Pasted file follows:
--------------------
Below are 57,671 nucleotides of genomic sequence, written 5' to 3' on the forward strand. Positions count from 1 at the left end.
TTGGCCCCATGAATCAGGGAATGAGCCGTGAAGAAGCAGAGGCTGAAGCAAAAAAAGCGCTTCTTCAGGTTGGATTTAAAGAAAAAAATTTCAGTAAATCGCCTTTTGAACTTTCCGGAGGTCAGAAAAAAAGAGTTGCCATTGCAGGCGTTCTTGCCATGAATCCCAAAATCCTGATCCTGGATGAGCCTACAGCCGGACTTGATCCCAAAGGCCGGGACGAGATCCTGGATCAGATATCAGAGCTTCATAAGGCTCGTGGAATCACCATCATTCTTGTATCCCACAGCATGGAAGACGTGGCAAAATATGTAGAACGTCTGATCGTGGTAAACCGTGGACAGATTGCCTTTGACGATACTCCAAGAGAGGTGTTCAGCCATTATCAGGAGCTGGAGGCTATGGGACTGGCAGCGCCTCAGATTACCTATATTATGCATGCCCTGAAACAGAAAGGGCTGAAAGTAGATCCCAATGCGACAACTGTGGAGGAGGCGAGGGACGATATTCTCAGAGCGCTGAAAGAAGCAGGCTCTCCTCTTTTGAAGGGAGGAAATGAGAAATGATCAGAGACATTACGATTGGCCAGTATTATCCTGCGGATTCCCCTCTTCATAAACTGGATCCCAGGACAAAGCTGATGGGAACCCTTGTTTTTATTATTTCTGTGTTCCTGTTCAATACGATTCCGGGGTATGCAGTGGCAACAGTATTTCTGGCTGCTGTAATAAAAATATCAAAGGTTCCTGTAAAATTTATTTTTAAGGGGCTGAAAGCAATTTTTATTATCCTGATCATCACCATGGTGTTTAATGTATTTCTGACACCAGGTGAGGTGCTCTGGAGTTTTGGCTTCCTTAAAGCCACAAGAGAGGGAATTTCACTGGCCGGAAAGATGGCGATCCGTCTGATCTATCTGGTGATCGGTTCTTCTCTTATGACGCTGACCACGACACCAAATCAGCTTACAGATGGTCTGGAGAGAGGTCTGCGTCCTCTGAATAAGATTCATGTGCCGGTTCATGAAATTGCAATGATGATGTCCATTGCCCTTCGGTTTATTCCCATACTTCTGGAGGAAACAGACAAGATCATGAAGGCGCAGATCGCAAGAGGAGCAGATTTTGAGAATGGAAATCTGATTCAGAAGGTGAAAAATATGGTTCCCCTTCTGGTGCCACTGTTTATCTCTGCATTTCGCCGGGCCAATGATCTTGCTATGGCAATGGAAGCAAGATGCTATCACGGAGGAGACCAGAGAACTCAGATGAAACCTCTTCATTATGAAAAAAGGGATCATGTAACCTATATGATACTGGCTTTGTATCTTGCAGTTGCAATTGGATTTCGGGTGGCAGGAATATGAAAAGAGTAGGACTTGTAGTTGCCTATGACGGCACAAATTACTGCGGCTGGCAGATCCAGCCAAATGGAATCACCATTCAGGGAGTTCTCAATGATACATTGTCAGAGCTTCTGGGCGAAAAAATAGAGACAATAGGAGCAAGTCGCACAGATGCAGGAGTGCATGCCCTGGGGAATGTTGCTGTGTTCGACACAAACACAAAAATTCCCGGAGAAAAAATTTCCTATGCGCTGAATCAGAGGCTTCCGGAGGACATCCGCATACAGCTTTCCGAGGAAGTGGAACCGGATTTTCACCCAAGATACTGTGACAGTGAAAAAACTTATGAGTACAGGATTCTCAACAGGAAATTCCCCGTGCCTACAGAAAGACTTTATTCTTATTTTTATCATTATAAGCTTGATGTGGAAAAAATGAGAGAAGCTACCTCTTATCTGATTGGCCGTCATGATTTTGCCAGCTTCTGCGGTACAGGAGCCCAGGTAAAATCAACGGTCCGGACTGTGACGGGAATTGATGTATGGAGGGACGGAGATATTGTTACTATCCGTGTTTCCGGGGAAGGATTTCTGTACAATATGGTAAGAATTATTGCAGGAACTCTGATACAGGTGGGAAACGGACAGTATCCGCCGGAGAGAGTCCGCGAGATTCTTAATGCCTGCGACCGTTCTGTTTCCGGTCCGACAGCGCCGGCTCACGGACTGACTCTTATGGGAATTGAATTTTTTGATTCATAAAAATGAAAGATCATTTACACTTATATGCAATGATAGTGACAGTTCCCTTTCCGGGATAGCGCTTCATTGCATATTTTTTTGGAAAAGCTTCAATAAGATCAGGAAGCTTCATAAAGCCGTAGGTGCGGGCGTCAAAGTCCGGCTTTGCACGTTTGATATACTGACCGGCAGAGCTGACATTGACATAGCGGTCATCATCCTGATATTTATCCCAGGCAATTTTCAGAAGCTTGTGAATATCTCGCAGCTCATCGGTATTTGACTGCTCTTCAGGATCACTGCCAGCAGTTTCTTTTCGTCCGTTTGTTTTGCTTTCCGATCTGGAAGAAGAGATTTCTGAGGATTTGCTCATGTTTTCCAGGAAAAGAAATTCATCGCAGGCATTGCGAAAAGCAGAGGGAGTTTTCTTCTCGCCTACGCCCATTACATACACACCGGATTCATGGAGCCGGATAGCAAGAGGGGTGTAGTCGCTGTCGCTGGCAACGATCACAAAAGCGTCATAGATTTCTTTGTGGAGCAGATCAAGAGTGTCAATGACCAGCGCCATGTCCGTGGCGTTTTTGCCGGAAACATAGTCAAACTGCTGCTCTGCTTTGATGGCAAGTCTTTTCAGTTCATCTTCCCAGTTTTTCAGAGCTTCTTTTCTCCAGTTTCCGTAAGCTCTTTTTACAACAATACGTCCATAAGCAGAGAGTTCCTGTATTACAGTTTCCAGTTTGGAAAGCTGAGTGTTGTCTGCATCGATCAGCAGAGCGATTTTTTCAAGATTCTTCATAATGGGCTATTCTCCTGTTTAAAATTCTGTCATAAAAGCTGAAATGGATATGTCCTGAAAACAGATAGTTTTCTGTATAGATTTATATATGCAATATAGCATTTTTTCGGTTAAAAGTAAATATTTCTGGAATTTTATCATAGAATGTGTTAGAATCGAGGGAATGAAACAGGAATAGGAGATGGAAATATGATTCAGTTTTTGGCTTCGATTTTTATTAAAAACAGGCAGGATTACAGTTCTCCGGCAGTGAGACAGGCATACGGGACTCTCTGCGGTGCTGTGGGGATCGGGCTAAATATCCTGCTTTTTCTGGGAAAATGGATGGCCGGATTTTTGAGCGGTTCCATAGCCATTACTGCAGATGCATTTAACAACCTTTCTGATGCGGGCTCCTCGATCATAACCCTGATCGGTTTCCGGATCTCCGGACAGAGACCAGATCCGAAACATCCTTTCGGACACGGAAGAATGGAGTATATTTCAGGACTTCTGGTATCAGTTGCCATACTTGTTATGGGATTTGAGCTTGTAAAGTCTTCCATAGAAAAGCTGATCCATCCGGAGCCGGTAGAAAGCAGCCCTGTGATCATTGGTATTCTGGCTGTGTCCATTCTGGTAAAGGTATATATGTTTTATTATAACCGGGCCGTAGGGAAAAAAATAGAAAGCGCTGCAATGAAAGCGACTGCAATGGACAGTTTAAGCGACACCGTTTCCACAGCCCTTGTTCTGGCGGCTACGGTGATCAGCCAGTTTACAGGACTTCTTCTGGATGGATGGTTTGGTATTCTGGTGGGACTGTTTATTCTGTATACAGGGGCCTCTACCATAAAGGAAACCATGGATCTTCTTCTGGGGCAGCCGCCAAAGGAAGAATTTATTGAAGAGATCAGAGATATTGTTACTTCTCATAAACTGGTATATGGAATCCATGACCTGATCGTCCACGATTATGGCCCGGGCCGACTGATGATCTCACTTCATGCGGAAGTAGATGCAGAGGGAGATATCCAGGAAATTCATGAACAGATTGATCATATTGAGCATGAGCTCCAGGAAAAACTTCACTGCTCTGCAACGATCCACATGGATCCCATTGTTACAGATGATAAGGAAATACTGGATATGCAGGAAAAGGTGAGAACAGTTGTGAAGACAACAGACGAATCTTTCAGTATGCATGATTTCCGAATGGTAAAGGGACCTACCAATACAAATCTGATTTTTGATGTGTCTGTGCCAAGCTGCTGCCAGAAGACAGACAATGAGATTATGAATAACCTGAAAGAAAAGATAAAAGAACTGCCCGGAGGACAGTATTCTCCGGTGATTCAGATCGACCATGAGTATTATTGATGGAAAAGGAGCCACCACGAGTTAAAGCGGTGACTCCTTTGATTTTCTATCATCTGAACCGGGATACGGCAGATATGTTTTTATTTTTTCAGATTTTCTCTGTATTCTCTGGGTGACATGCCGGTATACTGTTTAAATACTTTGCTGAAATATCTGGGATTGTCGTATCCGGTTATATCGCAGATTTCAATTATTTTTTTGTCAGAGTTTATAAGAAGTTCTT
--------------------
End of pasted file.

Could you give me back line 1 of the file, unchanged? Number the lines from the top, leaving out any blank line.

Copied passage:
Below are 57,671 nucleotides of genomic sequence, written 5' to 3' on the forward strand. Positions count from 1 at the left end.